1.Photosynthetic biomineralization of radioactive Sr via microalgal CO2 absorption.
Lee SY1, Jung KH2, Lee JE3, Lee KA4, Lee SH5, Lee JY6, Lee JK6, Jeong JT6, Lee SY7. Bioresour Technol. 2014 Nov;172:449-52. doi: 10.1016/j.biortech.2014.09.023. Epub 2014 Sep 16.
Water-soluble radiostrontium ((90)Sr) was efficiently removed as a carbonate form through microalgal photosynthetic process. The immobilization of soluble (90)Sr radionuclide and production of highly-precipitable radio-strontianite ((90)SrCO3) biomineral are achieved by using Chlorella vulgaris, and the biologically induced mineralization drastically decreased the (90)Sr radioactivity in water to make the highest (90)Sr removal ever reported. The high-resolution microscopy revealed that the short-term removal of soluble (90)Sr by C. vulgaris was attributable to the rapid and selective carbonation of (90)Sr together with the consumption of dissolved CO2 during photosynthesis. A small amount of carbonate in water could act as Sr(2+) sinks through the particular ability of the microalga to make the carbonate mineral of Sr stabilized firmly at the surface site.
2.Interfacial Reaction-Driven Formation of Silica Carbonate Biomorphs with Subcellular Topographical Features and Their Biological Activity.
Wang G1, Zhao X2, Möller M, Moya SE. ACS Appl Mater Interfaces. 2015 Oct 28;7(42):23412-7. doi: 10.1021/acsami.5b08493. Epub 2015 Oct 13.
We report the interfacial reaction-driven formation of micro/nanostructured strontium carbonate (SrCO3) biomorphs with subcellular topographical features on strontium zinc silicate (Sr2ZnSi2O7) biomedical coatings and explore their potential use in bone tissue engineering. The resulting SrCO3 crystals build a well-integrated scaffold surface that not only prevents burst release of ions from the coating but also presents nanotopographical features similar to cellular filopodia. The surface with biomorphic crystals enhances osteoblast adhesion, upregulates the alkaline phosphatase activity, and increases collagen production, highlighting the potential of the silica carbonate biomorphs for tissue regeneration.
3.A novel and easy-to-prepare strontium(II) modified calcium phosphate bone cement with enhanced mechanical properties.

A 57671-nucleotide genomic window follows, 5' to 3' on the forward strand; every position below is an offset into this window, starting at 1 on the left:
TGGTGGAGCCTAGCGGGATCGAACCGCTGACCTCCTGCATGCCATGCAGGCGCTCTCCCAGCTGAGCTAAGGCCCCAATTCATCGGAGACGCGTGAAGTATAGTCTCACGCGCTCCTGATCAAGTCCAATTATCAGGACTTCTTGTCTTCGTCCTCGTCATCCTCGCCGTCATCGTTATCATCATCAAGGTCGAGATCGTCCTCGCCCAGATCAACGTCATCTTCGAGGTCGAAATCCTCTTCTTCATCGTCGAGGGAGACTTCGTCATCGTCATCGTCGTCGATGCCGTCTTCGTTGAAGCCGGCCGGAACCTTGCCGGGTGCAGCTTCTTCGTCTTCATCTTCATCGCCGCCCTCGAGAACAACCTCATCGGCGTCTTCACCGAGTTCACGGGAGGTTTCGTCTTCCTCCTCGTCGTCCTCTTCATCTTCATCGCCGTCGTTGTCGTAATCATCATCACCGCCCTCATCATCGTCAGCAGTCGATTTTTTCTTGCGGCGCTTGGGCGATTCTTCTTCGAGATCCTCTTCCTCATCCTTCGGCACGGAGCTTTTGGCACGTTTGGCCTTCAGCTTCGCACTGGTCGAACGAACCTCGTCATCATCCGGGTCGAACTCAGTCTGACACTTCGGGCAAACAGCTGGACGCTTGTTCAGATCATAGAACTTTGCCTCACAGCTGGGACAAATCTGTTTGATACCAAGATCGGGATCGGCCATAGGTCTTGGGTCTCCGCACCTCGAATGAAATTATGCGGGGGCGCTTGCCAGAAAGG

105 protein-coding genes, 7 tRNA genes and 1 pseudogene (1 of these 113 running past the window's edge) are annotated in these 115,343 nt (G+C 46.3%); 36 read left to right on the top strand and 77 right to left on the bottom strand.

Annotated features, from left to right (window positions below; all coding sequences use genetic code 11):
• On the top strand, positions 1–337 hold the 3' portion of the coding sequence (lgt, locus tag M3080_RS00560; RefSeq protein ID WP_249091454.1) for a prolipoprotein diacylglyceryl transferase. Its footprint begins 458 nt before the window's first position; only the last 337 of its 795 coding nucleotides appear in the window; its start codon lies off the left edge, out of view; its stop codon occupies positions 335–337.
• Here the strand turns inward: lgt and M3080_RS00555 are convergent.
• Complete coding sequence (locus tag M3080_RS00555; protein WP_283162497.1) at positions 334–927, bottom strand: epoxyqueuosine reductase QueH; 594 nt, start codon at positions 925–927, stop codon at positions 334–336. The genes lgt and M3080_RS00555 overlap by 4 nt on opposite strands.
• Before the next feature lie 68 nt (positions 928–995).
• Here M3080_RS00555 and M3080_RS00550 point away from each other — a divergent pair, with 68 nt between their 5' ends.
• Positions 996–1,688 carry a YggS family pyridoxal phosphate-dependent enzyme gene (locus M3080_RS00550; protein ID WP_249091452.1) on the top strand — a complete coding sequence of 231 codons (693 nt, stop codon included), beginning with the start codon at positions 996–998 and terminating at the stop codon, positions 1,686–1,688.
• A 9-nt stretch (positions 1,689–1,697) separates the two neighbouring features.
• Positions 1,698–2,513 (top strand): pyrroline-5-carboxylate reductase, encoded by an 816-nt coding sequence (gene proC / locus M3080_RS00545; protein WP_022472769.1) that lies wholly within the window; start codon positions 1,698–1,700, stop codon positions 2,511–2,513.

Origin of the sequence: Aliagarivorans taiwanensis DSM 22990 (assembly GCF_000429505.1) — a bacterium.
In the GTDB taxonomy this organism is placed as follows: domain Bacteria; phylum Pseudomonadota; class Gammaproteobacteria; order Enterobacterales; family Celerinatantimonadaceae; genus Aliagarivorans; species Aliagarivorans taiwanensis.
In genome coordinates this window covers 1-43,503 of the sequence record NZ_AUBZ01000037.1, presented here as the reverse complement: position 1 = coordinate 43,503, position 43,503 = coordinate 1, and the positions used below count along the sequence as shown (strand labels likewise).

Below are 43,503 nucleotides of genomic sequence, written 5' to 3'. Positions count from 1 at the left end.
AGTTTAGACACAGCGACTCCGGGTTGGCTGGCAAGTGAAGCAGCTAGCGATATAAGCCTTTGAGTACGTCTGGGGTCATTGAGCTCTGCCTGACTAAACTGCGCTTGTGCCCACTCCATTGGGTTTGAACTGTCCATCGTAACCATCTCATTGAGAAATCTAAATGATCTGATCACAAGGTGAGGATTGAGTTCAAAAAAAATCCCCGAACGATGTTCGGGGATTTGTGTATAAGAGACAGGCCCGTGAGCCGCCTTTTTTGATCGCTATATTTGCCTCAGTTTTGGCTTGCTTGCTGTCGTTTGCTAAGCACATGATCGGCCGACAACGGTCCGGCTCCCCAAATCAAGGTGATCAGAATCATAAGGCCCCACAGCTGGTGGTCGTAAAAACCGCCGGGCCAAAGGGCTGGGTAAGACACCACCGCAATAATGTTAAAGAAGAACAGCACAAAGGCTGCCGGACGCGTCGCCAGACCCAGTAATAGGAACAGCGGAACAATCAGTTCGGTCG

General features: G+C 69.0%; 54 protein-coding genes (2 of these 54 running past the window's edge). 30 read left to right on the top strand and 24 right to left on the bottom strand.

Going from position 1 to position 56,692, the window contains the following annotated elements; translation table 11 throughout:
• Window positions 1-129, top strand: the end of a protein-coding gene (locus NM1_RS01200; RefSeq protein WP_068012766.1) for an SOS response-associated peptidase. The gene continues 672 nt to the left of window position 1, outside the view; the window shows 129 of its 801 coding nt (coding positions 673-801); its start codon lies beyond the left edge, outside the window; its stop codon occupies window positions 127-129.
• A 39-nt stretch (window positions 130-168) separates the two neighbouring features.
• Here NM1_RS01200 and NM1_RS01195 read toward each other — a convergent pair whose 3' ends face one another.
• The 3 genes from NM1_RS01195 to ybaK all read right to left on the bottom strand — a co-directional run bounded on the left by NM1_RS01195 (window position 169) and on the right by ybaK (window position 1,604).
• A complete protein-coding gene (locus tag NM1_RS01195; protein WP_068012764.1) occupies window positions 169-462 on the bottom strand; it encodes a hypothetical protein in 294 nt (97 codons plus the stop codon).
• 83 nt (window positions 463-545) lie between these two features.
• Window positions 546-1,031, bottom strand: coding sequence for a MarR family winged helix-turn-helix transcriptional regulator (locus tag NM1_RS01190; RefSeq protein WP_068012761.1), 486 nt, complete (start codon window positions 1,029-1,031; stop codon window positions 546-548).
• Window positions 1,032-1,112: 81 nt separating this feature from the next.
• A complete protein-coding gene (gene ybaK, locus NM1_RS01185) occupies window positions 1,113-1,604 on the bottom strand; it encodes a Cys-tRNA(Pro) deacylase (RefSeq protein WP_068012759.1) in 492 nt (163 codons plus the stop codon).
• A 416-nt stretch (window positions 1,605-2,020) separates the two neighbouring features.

Schumacher M1, Henß A, Rohnke M, Gelinsky M. Acta Biomater. 2013 Jul;9(7):7536-44. doi: 10.1016/j.actbio.2013.03.014. Epub 2013 Mar 20.
The aim of this study was to evaluate two different approaches to obtaining strontium-modified calcium phosphate bone cements (SrCPCs) without elaborate synthesis of Sr-containing calcium phosphate species as cement precursors that could release biologically effective doses of Sr(2+) and thus could improve the healing of osteoporotic bone defects. Using strontium carbonate as a strontium(II) source, it was introduced into a hydroxyapatite-forming cement either by the addition of SrCO3 to an α-tricalcium phosphate-based cement precursor mixture (A-type) or by substitution of CaCO3 by SrCO3 during precursor composition (S-type). The cements, obtained after setting in a water-saturated atmosphere, contained up to 2.2at.% strontium in different distribution patterns as determined by time-of-flight secondary ion mass spectrometry and energy-dispersive X-ray spectroscopy. The setting time of CPC and A-type cements was in the range of 6.5-7.5min and increased for substitution-type cements (12.
4.Controlling nucleation in giant liposomes.
Tester CC1, Whittaker ML, Joester D. Chem Commun (Camb). 2014 May 30;50(42):5619-22. doi: 10.1039/c4cc01457j.
We introduce giant liposomes to investigate phase transformations in picoliter volumes. Precipitation of calcium carbonate in the confinement of DPPC liposomes leads to dramatic stabilization of amorphous calcium carbonate (ACC). In contrast, amorphous strontium carbonate (ASC) is a transient species, and BaCO3 precipitation leads directly to the formation of crystalline witherite.